More Than This
Michael Bracewell Overlooks The Subversive and The Sublime in His Meticulously Researched Roxy Music Examination
With the release of its eponymous 1972 debut classic, Roxy Music became nothing less than the glittery, chart-topping exclamation mark at the end of a decade-long, culture-warping discourse. Marked by an absolute rejection of the slovenly egalitarianism of the hippie 1960s, the artifice-obsessed band of smartly dandified aesthetes--led by the then-camp/suave Bryan Ferry--embraced and mutated newly fluid notions of gender and identity politics, art theory and fashion, high-toned "seriousness" and giddy fun.
For Roxy and its often coincidental co-conspirators in the post-war U.K. art world, everything was game for a postmodern giggle and transmutation. Elements of classic Hollywood cinema, art deco, drag, Duchamp, R&B, Dada, and sci-fi B-movies were mixed and matched to create a sound and vision collage, a simultaneously cool-toned and sizzling new Now. The mission was pure Warhol: to create a new elite defined entirely by its own in-perpetual-process aesthetic--not just to create art, but to actually be art.
Although this intrinsically unstable version of Roxy only lasted two albums, it signaled the first time "rock"--as verb, noun, or assumed aesthetic--was placed in critical quotations, becoming a component of no more or less value than "hard bop" or "excellent haircut." Its first single, "Re-make/Re-model," was so dizzyingly rich in meaning, references, juxtapositions, and crazy-raw newness that it demands not a description bit a full-blown synopsis before getting to Michael Bracewell's exquisitely written, exhaustingly researched, and sometimes just plain exhausting, account of the band, Re-make/Re-model: Becoming Roxy Music (Da Capo Press).
Released in the midst of that blah denim period in pop when "authenticity" was a guarantor of critical and mass acceptance, "Re-make/Re-model" opens with a soundscape of glamorous artifice. There's a tinkling fine crystal, the muted fine chat of some distant elite, and then a plink of processed piano sure to make Yes fans shudder at its studied amateurism. Then the track goes smartly batshit.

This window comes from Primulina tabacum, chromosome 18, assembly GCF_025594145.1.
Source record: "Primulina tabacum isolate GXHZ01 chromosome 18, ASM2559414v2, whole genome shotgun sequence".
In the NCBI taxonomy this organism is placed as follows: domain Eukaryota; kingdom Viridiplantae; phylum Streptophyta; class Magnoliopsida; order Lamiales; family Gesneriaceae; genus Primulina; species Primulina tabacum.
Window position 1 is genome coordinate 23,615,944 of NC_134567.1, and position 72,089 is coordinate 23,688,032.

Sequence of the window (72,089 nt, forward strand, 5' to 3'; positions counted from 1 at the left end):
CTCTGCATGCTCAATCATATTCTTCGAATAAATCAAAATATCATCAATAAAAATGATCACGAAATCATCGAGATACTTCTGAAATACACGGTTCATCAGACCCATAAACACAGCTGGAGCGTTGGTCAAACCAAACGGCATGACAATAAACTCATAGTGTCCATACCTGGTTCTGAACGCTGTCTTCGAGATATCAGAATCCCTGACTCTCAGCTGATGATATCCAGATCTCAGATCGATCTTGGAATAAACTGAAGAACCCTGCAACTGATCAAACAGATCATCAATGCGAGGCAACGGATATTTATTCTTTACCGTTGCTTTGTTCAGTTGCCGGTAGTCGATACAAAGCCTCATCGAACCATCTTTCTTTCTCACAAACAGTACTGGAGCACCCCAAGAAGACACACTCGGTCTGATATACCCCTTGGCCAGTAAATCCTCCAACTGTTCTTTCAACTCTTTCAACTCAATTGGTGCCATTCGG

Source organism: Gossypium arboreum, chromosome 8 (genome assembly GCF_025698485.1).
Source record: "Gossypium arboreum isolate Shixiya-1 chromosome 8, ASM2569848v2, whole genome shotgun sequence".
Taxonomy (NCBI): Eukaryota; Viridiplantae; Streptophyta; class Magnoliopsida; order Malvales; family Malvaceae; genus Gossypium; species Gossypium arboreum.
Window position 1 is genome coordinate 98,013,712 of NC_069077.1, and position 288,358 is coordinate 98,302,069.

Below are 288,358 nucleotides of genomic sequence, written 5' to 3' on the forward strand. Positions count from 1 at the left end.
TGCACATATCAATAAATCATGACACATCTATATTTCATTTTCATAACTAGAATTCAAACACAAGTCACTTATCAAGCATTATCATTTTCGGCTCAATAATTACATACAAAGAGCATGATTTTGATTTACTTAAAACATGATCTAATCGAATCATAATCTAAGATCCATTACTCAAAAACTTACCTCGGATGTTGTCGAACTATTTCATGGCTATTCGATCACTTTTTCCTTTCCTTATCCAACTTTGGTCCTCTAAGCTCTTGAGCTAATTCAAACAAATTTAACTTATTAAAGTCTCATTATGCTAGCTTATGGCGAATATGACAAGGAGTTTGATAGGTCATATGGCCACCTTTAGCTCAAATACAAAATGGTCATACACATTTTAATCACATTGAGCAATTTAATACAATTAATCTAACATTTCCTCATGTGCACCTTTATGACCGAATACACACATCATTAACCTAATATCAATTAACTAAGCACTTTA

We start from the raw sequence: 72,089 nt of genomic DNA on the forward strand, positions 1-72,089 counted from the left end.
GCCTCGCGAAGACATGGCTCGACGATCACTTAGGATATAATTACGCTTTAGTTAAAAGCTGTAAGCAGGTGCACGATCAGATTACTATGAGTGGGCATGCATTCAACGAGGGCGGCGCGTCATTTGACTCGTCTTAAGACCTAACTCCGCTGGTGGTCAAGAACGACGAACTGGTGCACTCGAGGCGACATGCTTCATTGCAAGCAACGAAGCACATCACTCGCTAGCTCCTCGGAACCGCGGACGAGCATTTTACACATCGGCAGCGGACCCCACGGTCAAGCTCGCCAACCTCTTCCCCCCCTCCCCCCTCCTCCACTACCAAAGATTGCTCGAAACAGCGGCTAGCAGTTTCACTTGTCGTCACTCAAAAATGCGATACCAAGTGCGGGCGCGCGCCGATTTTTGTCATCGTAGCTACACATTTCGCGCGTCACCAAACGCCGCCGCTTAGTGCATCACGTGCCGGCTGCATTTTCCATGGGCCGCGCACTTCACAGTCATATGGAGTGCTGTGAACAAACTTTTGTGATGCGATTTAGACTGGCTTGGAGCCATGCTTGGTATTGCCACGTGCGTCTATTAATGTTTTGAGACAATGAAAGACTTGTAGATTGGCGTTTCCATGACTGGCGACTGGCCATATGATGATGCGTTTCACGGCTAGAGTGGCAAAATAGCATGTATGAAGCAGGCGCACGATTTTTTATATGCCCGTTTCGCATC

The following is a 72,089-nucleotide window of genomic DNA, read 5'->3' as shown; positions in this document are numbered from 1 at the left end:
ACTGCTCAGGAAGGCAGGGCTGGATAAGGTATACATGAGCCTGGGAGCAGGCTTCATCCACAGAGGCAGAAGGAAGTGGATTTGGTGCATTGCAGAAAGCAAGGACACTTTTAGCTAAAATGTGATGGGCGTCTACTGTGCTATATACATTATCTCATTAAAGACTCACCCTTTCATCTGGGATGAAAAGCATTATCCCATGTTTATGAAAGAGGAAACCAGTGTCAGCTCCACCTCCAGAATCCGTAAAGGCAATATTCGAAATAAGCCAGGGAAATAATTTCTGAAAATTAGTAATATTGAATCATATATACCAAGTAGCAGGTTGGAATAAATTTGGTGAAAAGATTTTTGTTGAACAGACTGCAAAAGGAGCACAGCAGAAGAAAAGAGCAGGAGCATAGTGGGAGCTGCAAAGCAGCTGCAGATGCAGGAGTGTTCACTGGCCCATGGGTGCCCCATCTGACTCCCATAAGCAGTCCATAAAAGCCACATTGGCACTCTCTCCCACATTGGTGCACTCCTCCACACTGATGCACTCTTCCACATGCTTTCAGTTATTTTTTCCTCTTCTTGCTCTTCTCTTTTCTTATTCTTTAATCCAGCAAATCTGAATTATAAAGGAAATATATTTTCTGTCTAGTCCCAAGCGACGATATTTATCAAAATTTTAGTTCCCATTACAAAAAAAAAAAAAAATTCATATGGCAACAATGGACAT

Atop drummer Paul Thompson's primitivist thudding, Ferry, resplendent in Lurex tiger-print motorcycle jacket, croon-yelps, like Bela Lugosi playing an echolalic lounge singer, "I tried but I could not find a way," when it's obvious he has. Sax/oboe player Andy Mackay, dressed in Forbidden Planet chic, channels Ornette Coleman with free-jazz bleats; guitarist Phil Manzanera, in faceted bug-eyed-monster-flick-inspired sunglasses, blasts back with searing Jefferson Airplane-esque psychedelia. And the chorus of this love song to either a female android, a fetching serial number, or mass production itself? A tuneful group shout of "CPL593H," closely followed by a flurry of pointed two-bar solo goofs: Bassist Graham Simpson tosses off a snippet of "Day Tripper," and so much for that Brit Invasion; Mackay declares the classics Roxy readymades with a "Ride of the Valkyries" snippet; Ferry homages Cage with atonal piano battering; and nonmusician Brian Eno, looking like a Venusian drag queen, proves the atonal catchy with squawks from his battery of primitive electronics.
Even 30 years on, the song astonishes--especially when juxtaposed against other songs on Roxy Music, such as the luxuriously painful strains of "Sea Breezes" and "Chance Meeting," both uncannily tuneful and discomfiting in their raw, unposed passion. And so Bracewell's book is predicated on the understandably bewildered question: How the fuck did this happen?
With his elegantly maximalist prose and new interviews with band members, art stars, models, cosmetologists, and designers (Roxy's first album was the first to equal-bill its design team with its musicians), Bracewell starts his tale with what we'll later recognize as one of a very few attempts at humanizing his principals--in this case, a mess of predetermination for Ferry, who, pace Bracewell, pretty much is Roxy Music.
As a young lad growing up in the 1950s in a small town a few miles from Newcastle, England, Ferry starts collecting his influences. From three local movie houses he laps up the old Hollywood glamour that would infuse his entire career. A nearby park's ancient Greek ruin inspires Ferry's lifelong Weltschmerz-y inclination toward the poetically achy antediluvian.
Then comes music. Charlie Parker, Miles Davis, and, later, the Stax, Motown, and Bill Haley oeuvres. The work of doomed lunatic producer Joe Meek, best known to Americans for his kitsch futurist treatment of the Tornadoes' "Telstar," teaches Ferry the way pop junk can accidentally morph into otherworldly transcendence.
Studying fine art at Newcastle University, the already natty dresser becomes, according to Bracewell, "absorbed . . . by the transformative qualities of fashion and style: how image becomes an agency of social mobility." He studies with future pop-art star/professor Richard Hamilton (he of the funny/disturbing 1956 pop iconography collage "Just What Is It That Makes Today's Home so Different, so Appealing?", which Ferry would reference/recast in the Roxy song "In Every Dream Home a Heartache"). He's especially fascinated with Hamilton's interest in advertising, popular art, and resultant "conflation of warm, erotically romantic, often feminized imagery and a colder, mechanistic" method where high and low, intellectual and mass cultural, popular and esoteric forms bleed into one another.